This is the last place college basketball coaches want to find themselves just days before the start of a new season — on a so-called hot seat list with the implication being that they need to have a nice next few months to avoid losing their jobs in March, if not sooner.
It’s pressure on top of pressure. It doesn’t normally end well.
But hopefully it does!
Because — and I hope it goes without saying, but if it doesn’t, please let me say it — I derive no pleasure from this exercise. Speculating about other people’s job status isn’t fun. It’s awkward. But trying to identify what jobs could open during or after this season has forever been a part of the preseason content. So, here we are again with a list of five men who clearly need a good year to ensure they get a next year.
Brad Brownell, Clemson
Brownell was on this list last November but survived by finishing tied for third in the ACC after being picked No. 11 in the preseason. Still, his Tigers did not make the NCAA Tournament, which means Brownell has only made the Field of 68 three times in 13 years and advanced past the Round of 64 just once. Can he really miss the NCAA Tournament again and survive again? Maybe. But I wouldn’t suggest he try it.
Johnny Dawkins, UCF
Dawkins has made just one NCAA Tournament in seven years at UCF — and that was while the Knights were in the very-manageable American Athletic Conference. UCF is now in the much-tougher Big 12 and was recently picked to finish last. Simply put, it defies logic to think a UCF program that had an average finish of sixth in the AAC under Dawkins will do anything other than consistently get buried in the Big 12. Eventually, that’ll cost Dawkins his job, perhaps as soon as next March.
Mike Hopkins, Washington
Hopkins got off to a nice start at Washington. He won 21 games in his first season and advanced to the second round of the NIT, then won an outright Pac-12 title in his second season while guiding the Huskies to the Round of 32 of the NCAA Tournament. It looked like Washington found a coach who would keep the program at or near the top of the league for the foreseeable future — but the past four years have been more bad than good: The Huskies are 28-50 in their last 78 Pac-12 games and have, on average, finished ninth in the conference and failed to participate in any postseason event. Unless Hopkins dramatically turns things around this season, his seventh year at Washington could be his last.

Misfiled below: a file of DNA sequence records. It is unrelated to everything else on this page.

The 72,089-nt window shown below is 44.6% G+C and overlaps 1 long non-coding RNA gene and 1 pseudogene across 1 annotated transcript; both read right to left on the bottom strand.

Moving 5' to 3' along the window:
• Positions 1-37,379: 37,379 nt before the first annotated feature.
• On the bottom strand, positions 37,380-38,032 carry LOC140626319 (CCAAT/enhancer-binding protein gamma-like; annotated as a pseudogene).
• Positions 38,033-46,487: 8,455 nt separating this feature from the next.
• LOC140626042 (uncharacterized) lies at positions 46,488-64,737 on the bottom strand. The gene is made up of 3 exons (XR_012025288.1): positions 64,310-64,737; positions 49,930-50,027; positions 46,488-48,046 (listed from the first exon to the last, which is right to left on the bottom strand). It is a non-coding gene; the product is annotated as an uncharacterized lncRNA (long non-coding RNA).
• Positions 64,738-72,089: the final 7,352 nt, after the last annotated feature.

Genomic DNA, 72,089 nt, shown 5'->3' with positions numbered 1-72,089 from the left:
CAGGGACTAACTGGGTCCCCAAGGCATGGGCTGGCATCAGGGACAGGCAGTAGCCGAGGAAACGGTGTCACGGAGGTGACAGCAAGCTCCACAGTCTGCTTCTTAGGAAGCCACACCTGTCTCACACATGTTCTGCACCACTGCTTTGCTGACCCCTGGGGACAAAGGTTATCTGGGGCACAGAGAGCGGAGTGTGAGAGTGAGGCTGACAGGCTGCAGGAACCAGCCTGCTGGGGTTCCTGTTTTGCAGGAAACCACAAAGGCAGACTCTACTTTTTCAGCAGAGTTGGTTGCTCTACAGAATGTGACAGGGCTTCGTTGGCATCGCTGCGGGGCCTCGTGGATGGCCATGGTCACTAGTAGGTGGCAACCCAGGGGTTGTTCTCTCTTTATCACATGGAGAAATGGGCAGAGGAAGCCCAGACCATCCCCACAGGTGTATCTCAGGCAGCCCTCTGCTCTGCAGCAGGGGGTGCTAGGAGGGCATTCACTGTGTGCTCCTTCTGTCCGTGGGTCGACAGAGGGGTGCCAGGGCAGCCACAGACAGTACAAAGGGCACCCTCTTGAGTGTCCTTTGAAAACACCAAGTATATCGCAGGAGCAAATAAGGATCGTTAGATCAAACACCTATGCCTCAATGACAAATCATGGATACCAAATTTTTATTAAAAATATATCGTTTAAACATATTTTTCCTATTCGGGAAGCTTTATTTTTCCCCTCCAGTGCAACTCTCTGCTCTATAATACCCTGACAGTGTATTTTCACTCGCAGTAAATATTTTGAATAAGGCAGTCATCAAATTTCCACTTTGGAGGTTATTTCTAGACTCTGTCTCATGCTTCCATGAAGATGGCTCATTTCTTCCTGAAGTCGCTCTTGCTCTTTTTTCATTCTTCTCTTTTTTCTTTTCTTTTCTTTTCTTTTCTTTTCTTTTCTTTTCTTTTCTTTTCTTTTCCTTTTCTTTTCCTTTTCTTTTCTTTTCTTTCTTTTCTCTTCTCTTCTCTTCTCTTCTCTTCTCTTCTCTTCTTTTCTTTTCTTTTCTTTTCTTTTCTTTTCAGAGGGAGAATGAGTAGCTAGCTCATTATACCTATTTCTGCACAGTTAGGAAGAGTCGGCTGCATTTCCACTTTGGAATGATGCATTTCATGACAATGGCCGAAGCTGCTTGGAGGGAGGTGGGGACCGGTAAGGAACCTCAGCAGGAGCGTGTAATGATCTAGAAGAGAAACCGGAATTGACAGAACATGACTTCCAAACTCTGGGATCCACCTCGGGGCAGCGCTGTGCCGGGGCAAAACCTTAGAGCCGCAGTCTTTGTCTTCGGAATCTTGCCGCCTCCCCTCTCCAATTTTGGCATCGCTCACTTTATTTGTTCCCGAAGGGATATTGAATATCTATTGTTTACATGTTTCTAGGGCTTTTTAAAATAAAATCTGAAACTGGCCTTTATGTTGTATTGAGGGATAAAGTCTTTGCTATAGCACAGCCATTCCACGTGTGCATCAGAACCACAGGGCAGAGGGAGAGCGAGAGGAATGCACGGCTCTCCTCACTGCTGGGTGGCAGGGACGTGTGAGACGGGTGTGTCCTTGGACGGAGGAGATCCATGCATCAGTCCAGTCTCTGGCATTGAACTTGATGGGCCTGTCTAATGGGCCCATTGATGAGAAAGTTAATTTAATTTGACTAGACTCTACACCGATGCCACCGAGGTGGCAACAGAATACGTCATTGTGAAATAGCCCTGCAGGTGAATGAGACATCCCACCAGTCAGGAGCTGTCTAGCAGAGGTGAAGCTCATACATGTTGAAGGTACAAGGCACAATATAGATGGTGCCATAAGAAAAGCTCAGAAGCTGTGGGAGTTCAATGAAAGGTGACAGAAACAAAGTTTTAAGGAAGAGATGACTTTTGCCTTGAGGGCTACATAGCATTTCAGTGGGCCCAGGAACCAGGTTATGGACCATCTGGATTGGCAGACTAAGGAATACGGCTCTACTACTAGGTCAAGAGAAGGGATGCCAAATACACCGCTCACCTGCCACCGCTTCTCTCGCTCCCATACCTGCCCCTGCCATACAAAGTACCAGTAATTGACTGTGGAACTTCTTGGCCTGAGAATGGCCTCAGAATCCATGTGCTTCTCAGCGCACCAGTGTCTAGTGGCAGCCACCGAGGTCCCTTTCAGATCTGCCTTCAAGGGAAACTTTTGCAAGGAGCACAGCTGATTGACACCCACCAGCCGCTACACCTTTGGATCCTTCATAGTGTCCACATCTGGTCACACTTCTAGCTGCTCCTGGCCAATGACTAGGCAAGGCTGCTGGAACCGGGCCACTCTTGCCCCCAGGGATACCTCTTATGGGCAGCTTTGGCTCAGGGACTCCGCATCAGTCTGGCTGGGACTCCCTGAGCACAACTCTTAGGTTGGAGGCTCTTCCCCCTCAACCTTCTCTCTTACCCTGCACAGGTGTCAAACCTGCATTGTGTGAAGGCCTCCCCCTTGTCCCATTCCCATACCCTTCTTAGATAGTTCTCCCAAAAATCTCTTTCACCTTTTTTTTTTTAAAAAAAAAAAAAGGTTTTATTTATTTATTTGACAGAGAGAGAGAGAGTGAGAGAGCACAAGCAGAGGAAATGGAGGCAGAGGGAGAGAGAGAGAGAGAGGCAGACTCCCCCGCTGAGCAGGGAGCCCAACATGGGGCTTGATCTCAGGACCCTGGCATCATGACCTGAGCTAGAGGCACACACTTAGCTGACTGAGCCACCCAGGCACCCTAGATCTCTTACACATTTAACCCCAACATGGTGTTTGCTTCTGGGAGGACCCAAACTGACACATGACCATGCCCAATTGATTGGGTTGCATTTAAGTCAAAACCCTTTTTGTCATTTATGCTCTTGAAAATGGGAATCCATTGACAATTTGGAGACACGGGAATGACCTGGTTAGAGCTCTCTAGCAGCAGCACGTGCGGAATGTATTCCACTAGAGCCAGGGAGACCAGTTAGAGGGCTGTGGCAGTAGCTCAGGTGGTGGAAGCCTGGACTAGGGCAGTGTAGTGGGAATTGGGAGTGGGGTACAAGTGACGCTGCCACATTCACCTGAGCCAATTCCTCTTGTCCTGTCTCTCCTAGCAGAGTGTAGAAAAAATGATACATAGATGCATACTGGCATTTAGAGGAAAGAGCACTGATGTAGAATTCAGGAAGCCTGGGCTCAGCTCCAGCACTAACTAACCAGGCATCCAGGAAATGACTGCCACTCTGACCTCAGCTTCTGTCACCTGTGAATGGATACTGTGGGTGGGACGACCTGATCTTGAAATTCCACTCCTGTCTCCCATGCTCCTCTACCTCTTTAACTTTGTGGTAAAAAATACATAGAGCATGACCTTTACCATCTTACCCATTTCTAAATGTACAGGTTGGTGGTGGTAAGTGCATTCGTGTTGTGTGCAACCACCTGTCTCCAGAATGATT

Jerod Haase, Stanford
Incredibly, this is the third straight preseason that Haase has appeared on this list, which suggests we should maybe name it in his honor someday. The 49-year-old getting an eighth year at Stanford despite making zero NCAA Tournaments in his first seven was probably the biggest surprise of the coaching carousel, in part because Stanford used to be a staple of the NCAA Tournament with 13 appearances in a 14-year span from 1995 to 2008.
Now, the Cardinal never go. And if they fail to play in the NCAA Tournament again this season for what would be the eighth consecutive year under Haase, it’s reasonable to assume a change will be made. Then again, it was reasonable to assume the same thing last season and nothing happened even though Stanford went 7-12 in the Pac-12 and finished 10th in the league standings. So I guess we’ll see.
Kenny Payne, Louisville
Louisville is one of the 10 best programs in college hoops history. It’s a school that won the NCAA Tournament as recently as 2013. Hall of Famers Denny Crum and Rick Pitino coached there. So I am not exaggerating when I tell you that it would’ve been impossible to imagine the Cardinals going 4-28 and finishing No. 290 at KenPom before Payne took the job — but that’s exactly what they did last season in Payne’s first year as a head coach.
Is it possible Payne’s second season will go better? Sure, if only because it would be difficult for it to be worse. But things obviously aren’t off to a great start considering Louisville just lost an exhibition to a mediocre Division II program. (Yikes!) Payne is a nice man and has been a great assistant over the years, but this head-coaching thing just isn’t going well. I realize he’s an alum and that it’s a delicate situation, but there’s no real reason to believe Payne will do enough in the coming months to convince Louisville’s administration that a third season is warranted. By March, school officials will probably realize they should’ve done after Year 1 what they’ll likely do after Year 2.